It took 46 minutes (and six service games, four aces and a 110 mph serve) for Catherine “Caty” McNally to take the first set 7-5 over Serena Williams on Wednesday in their second-round clash. In front of a packed crowd at Arthur Ashe Stadium, she watched as Williams helplessly hit the ball high and out of bounds. She turned to the sideline, raised her arms up and down as if trying to pump up the crowd, and walked — bounced, really — to her chair.
She never smiled.
The 17-year-old did her best to stay composed and focused and act like this wasn’t the biggest moment of her life.
“I was just really excited, honestly,” she said after the match. “Could you tell from my reaction? I was really pumped up. Super happy just to get a set from her. That’s something that not very many people do. But I knew I needed to stay focused because I knew she was going to pick up her level.”
Williams, meanwhile, looked stunned as she took her seat, and the crowd was in a frenzy. Who the heck is this girl?
For those who follow tennis closely, McNally has been one to watch for some time. She won the junior title at the 2018 French Open and is the reigning junior doubles title winner at the US Open with partner Cori “Coco” Gauff. The two young stars teamed up again earlier this summer to win their first WTA trophy at the Citi Open in Washington D.C.
Nicknamed “McCoco,” the duo will make their Grand Slam debut as a pair this week as well. Insiders have high expectations for both.
Currently ranked No. 111, McNally has been slowly rising in the professional ranks in her first year on tour. Like Gauff, she made it through Wimbledon qualifying and into the main draw, but she lost in the first round. Gauff, for her part, captivated the world with her win over Venus Williams and run to the fourth round. McNally needed until Monday to win her first Grand Slam match, which she took in straight sets over veteran Timea Bacsinszky.
Coached by her mom, Lynn Nabors-McNally, and Kevin O’Neill, whom she has known since she was 4 years old, McNally embraces a looser attitude than perhaps many of her peers. In an interview with the Women’s Tennis Coaching Association earlier this year, O’Neill talked about his philosophy and approach to the game. “I mention to Caty all the time that tennis is just a game,” he said. “Even though it’s professional tennis, it’s just a game. If you keep it a game, you can look at things a bit easier and not make it quite as stressful.”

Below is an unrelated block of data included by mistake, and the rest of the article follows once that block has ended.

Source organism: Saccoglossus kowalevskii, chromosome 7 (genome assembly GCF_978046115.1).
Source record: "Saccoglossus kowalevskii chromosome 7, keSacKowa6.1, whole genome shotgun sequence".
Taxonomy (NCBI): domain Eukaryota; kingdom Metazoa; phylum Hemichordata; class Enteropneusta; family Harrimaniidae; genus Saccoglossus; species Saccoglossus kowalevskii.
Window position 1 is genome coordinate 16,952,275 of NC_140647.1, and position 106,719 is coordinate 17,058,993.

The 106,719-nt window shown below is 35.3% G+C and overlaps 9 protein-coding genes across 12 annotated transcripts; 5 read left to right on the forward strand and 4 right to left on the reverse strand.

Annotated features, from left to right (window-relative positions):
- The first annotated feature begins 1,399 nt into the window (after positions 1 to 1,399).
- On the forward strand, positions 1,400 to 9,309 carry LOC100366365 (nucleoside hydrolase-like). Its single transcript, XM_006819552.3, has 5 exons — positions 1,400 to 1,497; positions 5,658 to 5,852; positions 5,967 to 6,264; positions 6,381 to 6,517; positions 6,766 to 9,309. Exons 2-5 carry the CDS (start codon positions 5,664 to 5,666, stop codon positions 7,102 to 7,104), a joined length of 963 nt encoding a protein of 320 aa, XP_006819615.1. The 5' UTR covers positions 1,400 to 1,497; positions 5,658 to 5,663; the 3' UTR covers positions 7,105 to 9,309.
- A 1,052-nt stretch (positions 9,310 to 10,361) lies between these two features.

When she walked on the court — waving and smiling as her name was announced like she had done it before — for the second match of the prime-time slate on Wednesday, she looked almost relaxed. She didn’t look like someone playing in her second major match against the greatest player of all time or, for that matter, like someone who hadn’t been born when Williams won her first Grand Slam title.
“I just try to take it as another match and not really worry about who’s across the net,” she said later. “I know if I did that, it might affect the way I play. I might become more emotionally attached to the match. That’s not good for me.”
Her first set felt almost legendary. Williams had never dropped a set in any of her 18 second-round matches at the US Open. McNally made her do it in her first second-round match at a major.
“It was definitely something to get used to,” Williams said after the match of her young opponent’s ability. “You don’t play players like her that have such full games.”
Unfortunately for McNally, Williams did adjust, and she took the next two sets handily 6-3, 6-1. In the third set, McNally earned just five points. However, she fought until the end and never seemed intimidated by the moment. When her once-magical night was over, McNally again showed no emotion and gave Williams a firm handshake at the net.
The outcome wasn’t what she wanted, but a smiling McNally was quick to put her night into perspective as she walked into a room full of eager reporters shortly after.
“I’m really just happy with the way I overall played, the way I carried myself out on that stage,” she said. “I walked out there, and I had the chills. That was the most insane atmosphere. I’ve never played on a court nowhere near that big, especially a night match. I couldn’t have asked for anything better. It was just an unbelievable experience, something that I’ll never forget for the rest of my life.”
She’ll bring those memories with her when she and Gauff start their doubles campaign later this week.